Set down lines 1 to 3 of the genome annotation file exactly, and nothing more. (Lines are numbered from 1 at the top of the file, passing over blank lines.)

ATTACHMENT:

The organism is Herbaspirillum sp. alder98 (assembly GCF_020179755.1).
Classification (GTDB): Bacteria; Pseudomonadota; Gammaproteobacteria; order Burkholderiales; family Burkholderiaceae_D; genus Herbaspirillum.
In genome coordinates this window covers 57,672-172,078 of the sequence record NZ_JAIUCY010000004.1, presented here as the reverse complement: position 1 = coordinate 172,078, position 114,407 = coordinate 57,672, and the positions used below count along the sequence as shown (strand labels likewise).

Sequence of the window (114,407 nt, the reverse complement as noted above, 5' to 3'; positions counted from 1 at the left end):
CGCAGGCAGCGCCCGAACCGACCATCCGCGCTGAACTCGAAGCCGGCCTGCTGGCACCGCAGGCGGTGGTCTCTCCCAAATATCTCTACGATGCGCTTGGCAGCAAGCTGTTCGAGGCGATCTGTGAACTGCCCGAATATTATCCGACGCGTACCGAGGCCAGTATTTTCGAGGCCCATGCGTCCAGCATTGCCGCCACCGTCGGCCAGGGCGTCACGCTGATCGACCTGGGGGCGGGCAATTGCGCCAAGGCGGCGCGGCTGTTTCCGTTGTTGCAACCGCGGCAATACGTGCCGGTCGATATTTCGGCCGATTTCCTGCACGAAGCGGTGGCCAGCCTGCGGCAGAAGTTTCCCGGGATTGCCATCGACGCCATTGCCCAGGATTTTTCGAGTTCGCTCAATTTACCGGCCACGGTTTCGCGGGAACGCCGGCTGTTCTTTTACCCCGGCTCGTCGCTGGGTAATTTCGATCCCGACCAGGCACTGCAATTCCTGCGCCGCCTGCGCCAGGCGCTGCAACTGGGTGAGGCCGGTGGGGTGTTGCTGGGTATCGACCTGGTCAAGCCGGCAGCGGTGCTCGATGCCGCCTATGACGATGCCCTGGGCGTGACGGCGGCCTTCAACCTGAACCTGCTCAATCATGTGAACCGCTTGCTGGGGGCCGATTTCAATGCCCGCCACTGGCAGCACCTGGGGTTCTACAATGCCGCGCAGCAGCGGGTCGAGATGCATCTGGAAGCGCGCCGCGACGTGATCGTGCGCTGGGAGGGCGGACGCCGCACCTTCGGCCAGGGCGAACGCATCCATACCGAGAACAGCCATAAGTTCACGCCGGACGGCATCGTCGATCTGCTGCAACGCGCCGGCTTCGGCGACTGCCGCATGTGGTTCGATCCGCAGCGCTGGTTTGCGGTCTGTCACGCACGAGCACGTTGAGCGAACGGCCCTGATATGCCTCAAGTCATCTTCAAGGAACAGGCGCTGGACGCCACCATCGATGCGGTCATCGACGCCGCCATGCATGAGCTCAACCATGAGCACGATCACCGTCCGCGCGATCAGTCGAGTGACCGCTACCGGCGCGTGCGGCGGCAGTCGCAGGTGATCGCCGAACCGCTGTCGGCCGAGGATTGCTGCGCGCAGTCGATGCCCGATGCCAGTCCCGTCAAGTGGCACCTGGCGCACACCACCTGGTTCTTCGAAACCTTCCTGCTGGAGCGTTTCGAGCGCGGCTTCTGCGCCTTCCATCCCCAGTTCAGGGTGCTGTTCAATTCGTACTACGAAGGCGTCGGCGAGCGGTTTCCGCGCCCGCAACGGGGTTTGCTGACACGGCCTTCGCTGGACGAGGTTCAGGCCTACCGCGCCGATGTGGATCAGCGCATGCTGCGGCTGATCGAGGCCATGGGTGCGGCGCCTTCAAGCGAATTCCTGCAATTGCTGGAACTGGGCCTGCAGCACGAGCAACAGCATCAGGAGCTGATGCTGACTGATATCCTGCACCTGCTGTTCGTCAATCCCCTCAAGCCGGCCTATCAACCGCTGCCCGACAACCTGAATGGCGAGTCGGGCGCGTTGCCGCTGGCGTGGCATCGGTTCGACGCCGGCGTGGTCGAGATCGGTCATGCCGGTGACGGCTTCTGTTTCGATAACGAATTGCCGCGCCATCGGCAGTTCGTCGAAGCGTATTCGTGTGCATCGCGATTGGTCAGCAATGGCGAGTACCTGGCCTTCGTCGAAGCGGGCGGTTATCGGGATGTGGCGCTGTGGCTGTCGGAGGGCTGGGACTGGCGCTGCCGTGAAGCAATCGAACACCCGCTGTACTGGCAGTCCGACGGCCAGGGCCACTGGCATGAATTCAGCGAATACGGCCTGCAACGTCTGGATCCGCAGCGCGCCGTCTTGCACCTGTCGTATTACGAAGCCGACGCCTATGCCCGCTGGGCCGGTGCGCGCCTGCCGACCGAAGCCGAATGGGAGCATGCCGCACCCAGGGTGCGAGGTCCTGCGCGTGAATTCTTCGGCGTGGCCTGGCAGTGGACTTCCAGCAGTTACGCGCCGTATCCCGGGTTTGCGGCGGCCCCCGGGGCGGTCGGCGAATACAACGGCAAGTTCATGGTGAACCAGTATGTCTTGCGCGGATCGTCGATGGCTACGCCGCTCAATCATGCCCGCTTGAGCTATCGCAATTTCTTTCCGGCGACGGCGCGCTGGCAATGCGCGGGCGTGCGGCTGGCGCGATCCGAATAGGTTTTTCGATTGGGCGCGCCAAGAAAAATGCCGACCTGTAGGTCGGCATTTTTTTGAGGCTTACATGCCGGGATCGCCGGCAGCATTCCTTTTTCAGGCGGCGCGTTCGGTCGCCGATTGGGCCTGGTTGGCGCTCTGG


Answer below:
The organism is Herbaspirillum sp. alder98 (assembly GCF_020179755.1).
Classification (GTDB): Bacteria; Pseudomonadota; Gammaproteobacteria; order Burkholderiales; family Burkholderiaceae_D; genus Herbaspirillum.
In genome coordinates this window covers 57,672-172,078 of the sequence record NZ_JAIUCY010000004.1, presented here as the reverse complement: position 1 = coordinate 172,078, position 114,407 = coordinate 57,672, and the positions used below count along the sequence as shown (strand labels likewise).